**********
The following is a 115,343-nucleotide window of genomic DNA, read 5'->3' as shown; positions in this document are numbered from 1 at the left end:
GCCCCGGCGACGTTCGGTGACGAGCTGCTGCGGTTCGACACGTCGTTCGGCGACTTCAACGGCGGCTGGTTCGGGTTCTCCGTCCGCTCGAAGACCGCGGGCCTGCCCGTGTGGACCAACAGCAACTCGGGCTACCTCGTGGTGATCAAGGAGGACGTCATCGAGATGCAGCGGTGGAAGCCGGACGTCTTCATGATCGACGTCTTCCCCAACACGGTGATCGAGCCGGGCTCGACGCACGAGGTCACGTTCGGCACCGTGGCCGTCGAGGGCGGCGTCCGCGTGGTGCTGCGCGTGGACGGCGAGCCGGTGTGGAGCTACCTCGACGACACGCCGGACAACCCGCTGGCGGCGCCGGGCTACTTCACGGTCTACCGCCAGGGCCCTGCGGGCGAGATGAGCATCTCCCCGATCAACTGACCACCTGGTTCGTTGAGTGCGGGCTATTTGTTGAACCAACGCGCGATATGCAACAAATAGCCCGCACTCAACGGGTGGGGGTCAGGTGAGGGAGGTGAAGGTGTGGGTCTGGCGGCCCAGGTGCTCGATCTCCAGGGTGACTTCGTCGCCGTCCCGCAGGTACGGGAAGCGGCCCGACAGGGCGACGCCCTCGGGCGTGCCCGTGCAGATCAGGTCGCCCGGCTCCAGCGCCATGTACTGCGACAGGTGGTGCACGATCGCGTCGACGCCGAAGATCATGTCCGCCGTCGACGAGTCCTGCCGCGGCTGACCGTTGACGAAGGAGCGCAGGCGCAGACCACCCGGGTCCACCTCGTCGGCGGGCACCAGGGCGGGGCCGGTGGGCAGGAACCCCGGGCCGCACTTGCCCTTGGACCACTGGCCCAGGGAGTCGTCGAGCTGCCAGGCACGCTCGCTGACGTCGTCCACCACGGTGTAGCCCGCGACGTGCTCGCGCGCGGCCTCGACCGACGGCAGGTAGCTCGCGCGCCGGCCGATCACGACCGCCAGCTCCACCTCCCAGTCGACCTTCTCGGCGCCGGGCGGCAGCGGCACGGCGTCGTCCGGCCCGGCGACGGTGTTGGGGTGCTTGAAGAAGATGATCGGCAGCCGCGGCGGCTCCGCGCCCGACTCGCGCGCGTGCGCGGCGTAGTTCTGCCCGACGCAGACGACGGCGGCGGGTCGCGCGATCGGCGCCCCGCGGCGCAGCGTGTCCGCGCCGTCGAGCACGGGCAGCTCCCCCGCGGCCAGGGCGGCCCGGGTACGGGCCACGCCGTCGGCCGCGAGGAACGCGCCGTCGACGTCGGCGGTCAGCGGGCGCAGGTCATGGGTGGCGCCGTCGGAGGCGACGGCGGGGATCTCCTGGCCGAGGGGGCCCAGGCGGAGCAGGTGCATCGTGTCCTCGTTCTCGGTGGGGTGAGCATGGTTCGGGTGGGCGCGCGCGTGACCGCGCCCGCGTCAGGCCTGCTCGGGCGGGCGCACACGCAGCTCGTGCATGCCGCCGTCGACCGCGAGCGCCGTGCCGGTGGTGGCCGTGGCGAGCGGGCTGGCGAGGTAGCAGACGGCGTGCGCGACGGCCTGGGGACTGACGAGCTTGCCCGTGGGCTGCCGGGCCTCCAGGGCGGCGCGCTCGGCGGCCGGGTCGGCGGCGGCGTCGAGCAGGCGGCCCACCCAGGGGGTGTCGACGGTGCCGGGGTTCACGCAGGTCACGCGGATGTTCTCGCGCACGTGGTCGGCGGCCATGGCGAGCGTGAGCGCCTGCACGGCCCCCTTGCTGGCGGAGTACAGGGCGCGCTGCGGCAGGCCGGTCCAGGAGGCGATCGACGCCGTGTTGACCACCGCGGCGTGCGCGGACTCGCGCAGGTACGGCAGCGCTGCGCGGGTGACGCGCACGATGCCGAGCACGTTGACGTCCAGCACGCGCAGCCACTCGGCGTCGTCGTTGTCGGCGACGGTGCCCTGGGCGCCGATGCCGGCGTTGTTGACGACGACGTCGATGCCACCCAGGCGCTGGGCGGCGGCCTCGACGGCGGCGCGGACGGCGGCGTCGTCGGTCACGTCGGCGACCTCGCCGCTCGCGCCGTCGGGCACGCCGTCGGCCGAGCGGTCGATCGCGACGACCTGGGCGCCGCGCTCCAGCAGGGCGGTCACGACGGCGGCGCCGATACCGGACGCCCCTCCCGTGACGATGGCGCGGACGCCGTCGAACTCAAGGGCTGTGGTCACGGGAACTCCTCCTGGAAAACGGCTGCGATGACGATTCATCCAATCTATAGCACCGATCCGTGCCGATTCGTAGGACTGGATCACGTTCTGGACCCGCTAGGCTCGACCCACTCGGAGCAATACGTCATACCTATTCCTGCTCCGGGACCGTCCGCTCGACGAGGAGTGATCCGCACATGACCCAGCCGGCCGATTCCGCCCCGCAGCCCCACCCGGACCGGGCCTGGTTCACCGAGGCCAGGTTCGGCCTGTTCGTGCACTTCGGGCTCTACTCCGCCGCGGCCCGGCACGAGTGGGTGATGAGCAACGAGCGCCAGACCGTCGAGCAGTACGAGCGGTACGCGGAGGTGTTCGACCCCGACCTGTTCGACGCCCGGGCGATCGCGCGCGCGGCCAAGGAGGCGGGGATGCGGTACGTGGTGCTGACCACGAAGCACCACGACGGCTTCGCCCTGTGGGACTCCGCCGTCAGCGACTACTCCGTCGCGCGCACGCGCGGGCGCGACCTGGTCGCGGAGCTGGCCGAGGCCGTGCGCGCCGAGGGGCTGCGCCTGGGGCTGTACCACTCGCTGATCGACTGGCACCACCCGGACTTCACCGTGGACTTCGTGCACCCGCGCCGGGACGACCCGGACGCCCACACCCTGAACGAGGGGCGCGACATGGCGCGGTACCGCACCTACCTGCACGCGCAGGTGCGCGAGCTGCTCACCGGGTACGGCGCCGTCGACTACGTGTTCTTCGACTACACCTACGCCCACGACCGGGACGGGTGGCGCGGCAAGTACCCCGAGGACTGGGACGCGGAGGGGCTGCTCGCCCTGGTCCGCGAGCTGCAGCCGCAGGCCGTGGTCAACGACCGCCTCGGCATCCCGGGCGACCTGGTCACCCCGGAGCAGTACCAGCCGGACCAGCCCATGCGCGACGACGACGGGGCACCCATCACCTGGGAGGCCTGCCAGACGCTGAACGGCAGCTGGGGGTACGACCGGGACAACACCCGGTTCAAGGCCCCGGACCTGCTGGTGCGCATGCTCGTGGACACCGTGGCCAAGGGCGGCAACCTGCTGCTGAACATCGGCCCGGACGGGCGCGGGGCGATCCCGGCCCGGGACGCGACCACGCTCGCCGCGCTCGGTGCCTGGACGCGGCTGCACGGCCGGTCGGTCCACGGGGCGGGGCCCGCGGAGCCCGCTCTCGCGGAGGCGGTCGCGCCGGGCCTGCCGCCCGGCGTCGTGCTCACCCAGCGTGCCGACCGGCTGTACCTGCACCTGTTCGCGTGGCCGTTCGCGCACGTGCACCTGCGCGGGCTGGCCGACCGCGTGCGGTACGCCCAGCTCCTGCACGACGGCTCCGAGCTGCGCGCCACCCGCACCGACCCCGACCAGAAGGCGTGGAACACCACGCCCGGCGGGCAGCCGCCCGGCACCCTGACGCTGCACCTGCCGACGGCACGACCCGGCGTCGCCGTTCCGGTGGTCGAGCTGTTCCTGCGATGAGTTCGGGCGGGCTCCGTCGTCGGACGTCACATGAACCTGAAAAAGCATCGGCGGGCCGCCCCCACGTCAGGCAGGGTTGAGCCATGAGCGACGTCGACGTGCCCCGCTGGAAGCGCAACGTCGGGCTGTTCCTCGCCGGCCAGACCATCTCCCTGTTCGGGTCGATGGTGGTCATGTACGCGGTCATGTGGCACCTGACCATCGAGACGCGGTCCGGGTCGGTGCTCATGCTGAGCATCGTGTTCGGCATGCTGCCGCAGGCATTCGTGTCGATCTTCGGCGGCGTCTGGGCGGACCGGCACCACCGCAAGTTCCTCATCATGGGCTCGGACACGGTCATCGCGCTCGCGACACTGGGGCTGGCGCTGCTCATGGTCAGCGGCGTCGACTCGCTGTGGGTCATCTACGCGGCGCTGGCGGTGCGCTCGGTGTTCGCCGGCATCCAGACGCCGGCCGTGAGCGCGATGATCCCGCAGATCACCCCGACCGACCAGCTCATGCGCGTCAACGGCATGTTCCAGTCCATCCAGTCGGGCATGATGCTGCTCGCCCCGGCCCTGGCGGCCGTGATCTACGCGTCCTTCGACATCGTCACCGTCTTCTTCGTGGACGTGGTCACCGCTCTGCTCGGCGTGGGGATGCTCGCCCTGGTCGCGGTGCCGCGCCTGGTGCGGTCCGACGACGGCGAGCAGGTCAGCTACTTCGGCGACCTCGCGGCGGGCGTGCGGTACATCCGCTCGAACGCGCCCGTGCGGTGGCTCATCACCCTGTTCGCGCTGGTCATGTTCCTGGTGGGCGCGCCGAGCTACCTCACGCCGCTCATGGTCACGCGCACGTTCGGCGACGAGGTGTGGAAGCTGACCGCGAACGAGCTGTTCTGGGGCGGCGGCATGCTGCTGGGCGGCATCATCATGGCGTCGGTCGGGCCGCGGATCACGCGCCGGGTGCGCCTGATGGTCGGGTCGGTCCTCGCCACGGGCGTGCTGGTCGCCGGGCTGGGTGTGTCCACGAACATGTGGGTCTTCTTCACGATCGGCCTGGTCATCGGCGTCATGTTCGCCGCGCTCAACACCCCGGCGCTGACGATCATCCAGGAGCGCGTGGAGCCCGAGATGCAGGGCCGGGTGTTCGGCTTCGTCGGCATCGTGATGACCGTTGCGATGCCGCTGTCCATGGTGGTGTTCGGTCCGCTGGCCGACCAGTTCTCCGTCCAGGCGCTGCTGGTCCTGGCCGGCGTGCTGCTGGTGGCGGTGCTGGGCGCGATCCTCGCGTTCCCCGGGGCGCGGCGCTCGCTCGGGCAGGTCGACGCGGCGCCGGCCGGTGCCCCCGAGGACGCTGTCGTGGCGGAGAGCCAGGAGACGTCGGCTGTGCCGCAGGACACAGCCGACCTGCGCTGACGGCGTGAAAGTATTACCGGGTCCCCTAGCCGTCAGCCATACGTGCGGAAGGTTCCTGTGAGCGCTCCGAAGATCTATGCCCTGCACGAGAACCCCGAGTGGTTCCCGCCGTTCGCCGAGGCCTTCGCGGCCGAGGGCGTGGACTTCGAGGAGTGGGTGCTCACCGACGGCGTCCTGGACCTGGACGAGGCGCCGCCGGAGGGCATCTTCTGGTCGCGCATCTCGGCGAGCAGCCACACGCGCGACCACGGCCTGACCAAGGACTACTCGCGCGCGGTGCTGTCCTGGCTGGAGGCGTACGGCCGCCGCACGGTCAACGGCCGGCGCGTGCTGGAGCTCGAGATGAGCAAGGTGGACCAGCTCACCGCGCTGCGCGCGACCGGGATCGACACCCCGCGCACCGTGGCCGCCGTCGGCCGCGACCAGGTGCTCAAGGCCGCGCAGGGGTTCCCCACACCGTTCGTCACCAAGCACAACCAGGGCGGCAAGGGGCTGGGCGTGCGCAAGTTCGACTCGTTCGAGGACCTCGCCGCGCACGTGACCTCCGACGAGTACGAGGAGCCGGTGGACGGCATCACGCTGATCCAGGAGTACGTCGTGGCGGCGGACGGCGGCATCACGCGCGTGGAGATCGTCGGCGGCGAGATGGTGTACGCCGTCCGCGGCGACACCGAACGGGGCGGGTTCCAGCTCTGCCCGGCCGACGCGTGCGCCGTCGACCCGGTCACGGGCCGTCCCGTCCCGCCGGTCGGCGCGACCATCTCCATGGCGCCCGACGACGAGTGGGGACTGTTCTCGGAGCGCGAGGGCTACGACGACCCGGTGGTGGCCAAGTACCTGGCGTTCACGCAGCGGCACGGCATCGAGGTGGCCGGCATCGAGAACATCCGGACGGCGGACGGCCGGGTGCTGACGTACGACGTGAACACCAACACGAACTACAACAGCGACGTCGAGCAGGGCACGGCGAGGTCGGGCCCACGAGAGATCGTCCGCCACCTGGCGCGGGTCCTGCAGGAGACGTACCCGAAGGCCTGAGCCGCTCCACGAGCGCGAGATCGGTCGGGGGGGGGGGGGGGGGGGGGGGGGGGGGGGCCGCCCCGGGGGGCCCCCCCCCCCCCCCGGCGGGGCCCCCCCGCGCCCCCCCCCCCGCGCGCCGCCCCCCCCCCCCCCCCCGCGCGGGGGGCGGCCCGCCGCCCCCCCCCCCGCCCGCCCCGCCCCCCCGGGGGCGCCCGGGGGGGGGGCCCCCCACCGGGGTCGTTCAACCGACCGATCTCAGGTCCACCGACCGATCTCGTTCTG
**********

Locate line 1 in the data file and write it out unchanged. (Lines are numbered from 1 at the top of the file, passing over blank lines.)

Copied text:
The following is a 115,343-nucleotide window of genomic DNA, read 5'->3' as shown; positions in this document are numbered from 1 at the left end: